Imagination doesn't just mean making things up. It means thinking things through, solving [problems] or hoping to do so, and being just distant enough to be able to laugh at things that are normally painful. [Some people] would call this escapism, but they would be be entirely wrong. I would call fantasy the most serious, and the most useful branch of writing there is.
--Diana Wynne Jones

Monday, February 24, 2014

Confessions of a (Sort of) Hobbit

I have decided I am a hobbit.













I'd really rather stay home by the fire with my books and my laptop and garden (even though it happens to be dead because it's February) than go anywhere at all.  Even to the grocery store. Even for an adventure. Not that I have many adventures at the grocery store, but that isn't the point.

The point is: I don't like to walk out the door.

Unless Gandalf shows up and pushes me out. Er, not necessarily Gandalf. Maybe just a crazy wish to publish my crazy books. And the cat randomly biting me. Hiss! Grrr! Go to New York!  I took it as an omen. Or, something.

So last Wednesday, yes, I did leave my poor children in the care of my poor husband and also a severely disturbed cat, and I walked out the door and got on a plane to a children's book-writing conference in New York. No, Gandalf didn't come. My daughter did, which was almost as good, except she doesn't carry a magical staff--only her phone with a subway app--and her hat isn't pointy.

Running out the door

First mistake: taking the red-eye flight. What was I thinking?
Second mistake: taking Dramamine 45 minutes too late. Four hours of sick and not sleepy enough to sleep upright from 12 am to 4 am.


The result: a woozy Thursday that only an enormous double-dark-chocolate cookie from Levain Bakery could fix. Yes, it worked. Everything got better from there. Especially the food. New York bagels for lunch and Indian food for dinner. Delicious.
View out my window
Friday: 45 minutes on the treadmill plus intensives with an agent and a publisher and two groups of lovely people who also happened to be great writers. Plus Cuban food for lunch and New York pizza for dinner, with a little MOMA in between. Umm, yes. Good thing about the morning run.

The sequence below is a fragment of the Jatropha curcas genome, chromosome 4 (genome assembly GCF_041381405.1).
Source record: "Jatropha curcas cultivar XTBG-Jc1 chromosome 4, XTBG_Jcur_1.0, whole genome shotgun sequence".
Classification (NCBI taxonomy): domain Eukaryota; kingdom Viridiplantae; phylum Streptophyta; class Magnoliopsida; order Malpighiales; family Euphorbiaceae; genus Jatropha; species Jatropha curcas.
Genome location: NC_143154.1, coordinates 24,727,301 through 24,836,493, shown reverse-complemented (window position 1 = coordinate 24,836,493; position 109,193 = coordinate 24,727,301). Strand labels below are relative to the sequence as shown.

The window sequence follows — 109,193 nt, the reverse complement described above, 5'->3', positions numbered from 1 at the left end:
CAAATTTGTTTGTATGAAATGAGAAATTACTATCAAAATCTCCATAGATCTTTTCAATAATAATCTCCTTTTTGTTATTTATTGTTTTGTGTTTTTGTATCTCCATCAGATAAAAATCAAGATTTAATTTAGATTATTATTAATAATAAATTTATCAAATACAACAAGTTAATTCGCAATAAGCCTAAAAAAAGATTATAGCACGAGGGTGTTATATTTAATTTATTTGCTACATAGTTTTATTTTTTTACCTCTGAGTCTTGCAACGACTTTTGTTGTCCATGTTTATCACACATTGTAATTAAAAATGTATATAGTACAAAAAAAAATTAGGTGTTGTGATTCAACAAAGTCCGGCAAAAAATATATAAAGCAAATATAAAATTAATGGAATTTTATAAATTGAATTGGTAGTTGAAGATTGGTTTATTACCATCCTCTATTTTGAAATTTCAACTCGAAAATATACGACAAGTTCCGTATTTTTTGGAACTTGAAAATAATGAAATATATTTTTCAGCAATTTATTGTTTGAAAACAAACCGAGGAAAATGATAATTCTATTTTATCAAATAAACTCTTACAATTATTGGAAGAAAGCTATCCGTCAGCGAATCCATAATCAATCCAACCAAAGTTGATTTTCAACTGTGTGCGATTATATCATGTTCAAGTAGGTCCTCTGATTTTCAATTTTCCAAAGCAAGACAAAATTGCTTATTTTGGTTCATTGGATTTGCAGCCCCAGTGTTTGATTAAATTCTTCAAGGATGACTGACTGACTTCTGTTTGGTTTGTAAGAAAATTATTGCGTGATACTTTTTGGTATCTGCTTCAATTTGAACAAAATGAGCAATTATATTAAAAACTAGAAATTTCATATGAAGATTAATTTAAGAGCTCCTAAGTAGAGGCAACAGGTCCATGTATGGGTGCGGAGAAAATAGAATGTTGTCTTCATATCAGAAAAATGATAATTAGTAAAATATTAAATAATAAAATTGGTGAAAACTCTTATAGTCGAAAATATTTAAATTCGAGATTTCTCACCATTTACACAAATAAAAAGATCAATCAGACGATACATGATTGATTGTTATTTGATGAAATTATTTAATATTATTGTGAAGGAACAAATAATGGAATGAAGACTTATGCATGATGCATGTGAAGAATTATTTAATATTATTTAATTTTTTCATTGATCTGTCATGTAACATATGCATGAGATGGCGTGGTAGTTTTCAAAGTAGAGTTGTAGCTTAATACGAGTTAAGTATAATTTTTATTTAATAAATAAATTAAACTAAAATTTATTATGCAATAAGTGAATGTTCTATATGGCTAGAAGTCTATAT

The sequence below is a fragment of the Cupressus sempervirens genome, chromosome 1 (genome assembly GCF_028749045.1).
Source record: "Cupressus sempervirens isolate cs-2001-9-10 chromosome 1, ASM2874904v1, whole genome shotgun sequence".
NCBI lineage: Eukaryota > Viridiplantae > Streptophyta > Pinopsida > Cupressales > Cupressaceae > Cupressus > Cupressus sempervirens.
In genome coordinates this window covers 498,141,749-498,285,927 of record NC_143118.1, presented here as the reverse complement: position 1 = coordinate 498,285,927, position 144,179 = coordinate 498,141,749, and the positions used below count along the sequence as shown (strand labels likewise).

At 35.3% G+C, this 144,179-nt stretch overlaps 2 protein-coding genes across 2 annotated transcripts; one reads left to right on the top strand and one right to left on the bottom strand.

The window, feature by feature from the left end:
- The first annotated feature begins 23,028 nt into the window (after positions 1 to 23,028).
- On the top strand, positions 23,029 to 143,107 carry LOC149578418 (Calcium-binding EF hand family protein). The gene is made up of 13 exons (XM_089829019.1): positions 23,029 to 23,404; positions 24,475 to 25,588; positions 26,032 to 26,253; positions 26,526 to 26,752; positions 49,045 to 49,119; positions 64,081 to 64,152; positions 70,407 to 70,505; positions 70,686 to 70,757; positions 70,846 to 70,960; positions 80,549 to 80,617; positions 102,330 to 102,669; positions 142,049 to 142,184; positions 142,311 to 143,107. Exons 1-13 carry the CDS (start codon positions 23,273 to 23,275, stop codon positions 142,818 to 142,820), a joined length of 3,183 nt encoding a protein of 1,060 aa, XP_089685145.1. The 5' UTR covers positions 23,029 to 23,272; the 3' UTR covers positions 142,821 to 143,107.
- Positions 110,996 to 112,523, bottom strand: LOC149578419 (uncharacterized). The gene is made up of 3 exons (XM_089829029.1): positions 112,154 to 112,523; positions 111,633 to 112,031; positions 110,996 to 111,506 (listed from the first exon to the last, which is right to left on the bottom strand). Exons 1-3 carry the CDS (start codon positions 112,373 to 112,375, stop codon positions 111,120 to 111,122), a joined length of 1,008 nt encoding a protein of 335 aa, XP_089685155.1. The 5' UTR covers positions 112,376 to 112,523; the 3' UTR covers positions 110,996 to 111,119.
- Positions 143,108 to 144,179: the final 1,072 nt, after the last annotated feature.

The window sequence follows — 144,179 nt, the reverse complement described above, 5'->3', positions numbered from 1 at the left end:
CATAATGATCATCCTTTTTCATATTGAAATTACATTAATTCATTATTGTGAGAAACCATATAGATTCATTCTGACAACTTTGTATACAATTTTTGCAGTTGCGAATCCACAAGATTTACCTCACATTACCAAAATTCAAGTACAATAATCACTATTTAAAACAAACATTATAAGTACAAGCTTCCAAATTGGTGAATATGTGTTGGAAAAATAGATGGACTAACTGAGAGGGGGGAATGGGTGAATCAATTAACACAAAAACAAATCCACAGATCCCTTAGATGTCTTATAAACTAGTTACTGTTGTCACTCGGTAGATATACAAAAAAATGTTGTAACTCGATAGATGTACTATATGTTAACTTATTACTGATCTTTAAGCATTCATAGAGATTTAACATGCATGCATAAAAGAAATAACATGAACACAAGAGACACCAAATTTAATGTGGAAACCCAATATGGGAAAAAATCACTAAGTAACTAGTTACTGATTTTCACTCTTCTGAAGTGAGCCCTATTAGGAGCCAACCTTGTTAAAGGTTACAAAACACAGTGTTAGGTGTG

Saturday: 35 minutes on the treadmill and an inspiring keynote by Jack Gantos, former drug-smuggler-turned-children's-author, then agent Daniel Lazar on getting and communicating with an agent. Shake-shack burgers, fries, and chocolate shake for lunch.

Editor Nancy Siscoe talked about middle-grade novels in the afternoon, then Elizabeth Wein gave a powerful speech on a writer's responsibility to her audience and to the people she writes about. A little scary, considering what I'm writing. But it was good to ponder.
Me, eating again

I skipped the panel on book-banning next because, yes, of course I agree books should not be banned. You don't have to convince me. I'd rather go eat. Preferably at The Eatalian. So delicious.

Oops--missed the buffet dinner and social. But my daughter was meeting friends later and it was our only time to hang out. And eat really good food, as opposed to light banquet food. Which I'm sure was lovely, but I'll bet not as lovely as what I ate instead. Then back to the hotel and a good book, because I was pretty jet-lagged by then and also socially burned out. I'm used to my evening books by the fire. After all, like most writers I know, I am a thorough introvert.